In August 1997, upon urging from the International Monetary Fund, Indonesia adopted a floating exchange rate for its currency, the rupiah. In the ensuing months, the rupiah weakened significantly against the U.S. dollar. Inflation in Indonesia began to accelerate, sparking food riots across the country.
In February 1998, Indonesian President Suharto invited Hanke to serve as his economic adviser. On the day of Hanke's appointment as Special Counselor and a member of Indonesia's Economic and Monetary Resilience Council, the rupiah appreciated by 28% against the U.S. dollar. During his time as Suharto's adviser, Hanke had an unprecedented level of access to the Indonesian President and even played a role in the dismissal of Indonesia's Central Bank Governor.
Hanke recommended that Indonesia institute an orthodox currency board, linking the rupiah to the U.S. dollar at a fixed exchange rate. Hanke supported the reforms contained in the IMF's package. But, he argued that the IMF's program would fail unless it was coupled with a currency board arrangement.
Hanke referred to his alternative reform package for Indonesia as "IMF Plus." It garnered the support of notable economists, including Gary Becker, Rudiger Dornbusch, Milton Friedman, Merton Miller, Robert Mundell, and Sir Alan Walters. Hanke was also named one of the twenty-five most influential people in the world by World Trade Magazine during this time.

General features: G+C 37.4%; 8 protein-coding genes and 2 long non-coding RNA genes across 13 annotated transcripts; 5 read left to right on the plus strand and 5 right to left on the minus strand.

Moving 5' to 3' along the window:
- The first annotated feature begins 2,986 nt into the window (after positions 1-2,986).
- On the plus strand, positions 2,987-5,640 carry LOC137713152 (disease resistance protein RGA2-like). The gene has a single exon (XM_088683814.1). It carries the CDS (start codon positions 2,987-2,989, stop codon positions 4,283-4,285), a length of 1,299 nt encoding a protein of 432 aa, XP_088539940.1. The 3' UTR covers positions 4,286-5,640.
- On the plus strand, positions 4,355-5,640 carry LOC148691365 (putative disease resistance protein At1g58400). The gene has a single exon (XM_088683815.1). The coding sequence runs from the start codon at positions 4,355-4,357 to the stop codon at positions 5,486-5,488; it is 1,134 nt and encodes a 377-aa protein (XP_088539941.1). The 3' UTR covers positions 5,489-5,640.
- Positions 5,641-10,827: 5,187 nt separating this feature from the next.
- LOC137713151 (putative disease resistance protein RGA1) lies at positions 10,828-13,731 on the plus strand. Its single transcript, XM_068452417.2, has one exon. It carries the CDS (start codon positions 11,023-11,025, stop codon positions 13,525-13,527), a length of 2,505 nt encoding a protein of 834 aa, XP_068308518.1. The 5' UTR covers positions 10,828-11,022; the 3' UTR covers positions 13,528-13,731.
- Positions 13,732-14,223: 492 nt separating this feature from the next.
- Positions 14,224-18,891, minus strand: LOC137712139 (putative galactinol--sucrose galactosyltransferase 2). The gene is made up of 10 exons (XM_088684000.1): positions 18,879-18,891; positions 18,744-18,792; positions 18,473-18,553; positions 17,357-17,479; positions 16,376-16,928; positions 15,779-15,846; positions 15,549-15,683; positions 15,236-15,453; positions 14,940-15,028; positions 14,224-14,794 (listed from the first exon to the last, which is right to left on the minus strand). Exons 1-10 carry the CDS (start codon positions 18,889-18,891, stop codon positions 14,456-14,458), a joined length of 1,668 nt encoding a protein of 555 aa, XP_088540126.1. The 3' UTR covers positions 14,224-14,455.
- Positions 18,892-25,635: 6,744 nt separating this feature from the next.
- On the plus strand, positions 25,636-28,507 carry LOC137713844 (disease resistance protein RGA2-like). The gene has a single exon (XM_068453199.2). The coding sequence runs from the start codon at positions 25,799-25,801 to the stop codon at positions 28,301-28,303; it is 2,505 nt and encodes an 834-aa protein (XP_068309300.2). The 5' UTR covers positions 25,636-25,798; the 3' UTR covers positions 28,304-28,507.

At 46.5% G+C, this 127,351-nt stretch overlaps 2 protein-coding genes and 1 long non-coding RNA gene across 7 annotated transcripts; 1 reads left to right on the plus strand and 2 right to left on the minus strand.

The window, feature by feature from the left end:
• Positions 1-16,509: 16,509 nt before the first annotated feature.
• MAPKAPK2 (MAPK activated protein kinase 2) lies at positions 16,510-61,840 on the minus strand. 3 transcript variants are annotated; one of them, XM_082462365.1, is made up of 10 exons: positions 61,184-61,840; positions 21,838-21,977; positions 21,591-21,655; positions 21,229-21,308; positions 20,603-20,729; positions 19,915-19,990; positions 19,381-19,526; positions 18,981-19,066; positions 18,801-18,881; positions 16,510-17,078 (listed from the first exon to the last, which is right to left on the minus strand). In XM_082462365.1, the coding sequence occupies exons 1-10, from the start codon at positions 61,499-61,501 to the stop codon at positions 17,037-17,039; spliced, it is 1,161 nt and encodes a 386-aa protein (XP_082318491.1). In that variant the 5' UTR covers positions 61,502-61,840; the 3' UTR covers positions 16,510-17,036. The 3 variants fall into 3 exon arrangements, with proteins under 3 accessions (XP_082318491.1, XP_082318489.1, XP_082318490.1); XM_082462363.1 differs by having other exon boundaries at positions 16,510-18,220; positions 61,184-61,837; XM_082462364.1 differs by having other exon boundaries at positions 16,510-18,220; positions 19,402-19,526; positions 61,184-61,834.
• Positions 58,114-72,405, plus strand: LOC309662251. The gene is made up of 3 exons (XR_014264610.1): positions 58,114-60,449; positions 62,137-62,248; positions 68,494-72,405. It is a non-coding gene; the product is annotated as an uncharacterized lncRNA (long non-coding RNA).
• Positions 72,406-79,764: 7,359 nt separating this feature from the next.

In 1998, during his State of the Nation address, Suharto announced his intention to adopt Hanke's currency board proposal. This plan was met with opposition by the governments of Germany, Japan, and Singapore, among others. Economists including Nouriel Roubini and Paul Krugman also entered the fray with criticism of Hanke's proposal. The fiercest resistance, however, came from the IMF and from U.S. President Bill Clinton – who threatened to withdraw $43 billion in aid if Indonesia adopted Hanke's proposal.
Later, officials including former U.S. Secretary of State Lawrence Eagleburger and former Australian Prime Minister Paul Keating conceded that criticism of Hanke's proposal did not stem from opposition to the economics of Hanke's proposal, but rather out of concern that a stable rupiah would thwart U.S.-led efforts to oust Suharto. As Nobel Laureate Merton Miller recalled in 1999, the objection to Hanke's proposal was "…not that it wouldn't work but that it would, and if it worked, they would be stuck with Suharto."
Under intense international pressure, Suharto ultimately reversed course and abandoned Hanke's "IMF Plus" proposal. On May 21, 1998, amid continued currency problems, as well as protests and reports of a brewing military coup, Suharto resigned as President of Indonesia.